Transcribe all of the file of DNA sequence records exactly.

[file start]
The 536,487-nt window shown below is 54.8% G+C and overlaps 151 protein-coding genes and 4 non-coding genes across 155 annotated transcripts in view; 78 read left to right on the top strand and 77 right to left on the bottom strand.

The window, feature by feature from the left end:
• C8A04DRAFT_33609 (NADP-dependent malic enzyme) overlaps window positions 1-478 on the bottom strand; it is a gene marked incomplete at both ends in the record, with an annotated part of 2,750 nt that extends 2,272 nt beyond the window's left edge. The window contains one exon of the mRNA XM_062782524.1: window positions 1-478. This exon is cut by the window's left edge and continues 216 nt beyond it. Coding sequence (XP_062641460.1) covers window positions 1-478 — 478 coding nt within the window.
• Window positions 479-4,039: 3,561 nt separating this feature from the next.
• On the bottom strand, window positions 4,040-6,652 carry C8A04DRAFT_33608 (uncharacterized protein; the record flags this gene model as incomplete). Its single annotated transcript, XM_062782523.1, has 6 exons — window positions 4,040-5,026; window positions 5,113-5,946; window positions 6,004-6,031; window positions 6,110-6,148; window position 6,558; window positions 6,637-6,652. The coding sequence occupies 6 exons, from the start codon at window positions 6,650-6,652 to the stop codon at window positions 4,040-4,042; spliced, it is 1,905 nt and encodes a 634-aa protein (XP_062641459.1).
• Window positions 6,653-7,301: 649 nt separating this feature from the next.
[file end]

The 536,487-nt window shown below is 54.8% G+C and overlaps 151 protein-coding genes and 4 non-coding genes across 155 annotated transcripts in view; 78 read left to right on the top strand and 77 right to left on the bottom strand.

The window, feature by feature from the left end:
• C8A04DRAFT_33609 (NADP-dependent malic enzyme) overlaps window positions 1-478 on the bottom strand; it is a gene marked incomplete at both ends in the record, with an annotated part of 2,750 nt that extends 2,272 nt beyond the window's left edge. The window contains one exon of the mRNA XM_062782524.1: window positions 1-478. This exon is cut by the window's left edge and continues 216 nt beyond it. Coding sequence (XP_062641460.1) covers window positions 1-478 — 478 coding nt within the window.
• Window positions 479-4,039: 3,561 nt separating this feature from the next.
• On the bottom strand, window positions 4,040-6,652 carry C8A04DRAFT_33608 (uncharacterized protein; the record flags this gene model as incomplete). Its single annotated transcript, XM_062782523.1, has 6 exons — window positions 4,040-5,026; window positions 5,113-5,946; window positions 6,004-6,031; window positions 6,110-6,148; window position 6,558; window positions 6,637-6,652. The coding sequence occupies 6 exons, from the start codon at window positions 6,650-6,652 to the stop codon at window positions 4,040-4,042; spliced, it is 1,905 nt and encodes a 634-aa protein (XP_062641459.1).
• Window positions 6,653-7,301: 649 nt separating this feature from the next.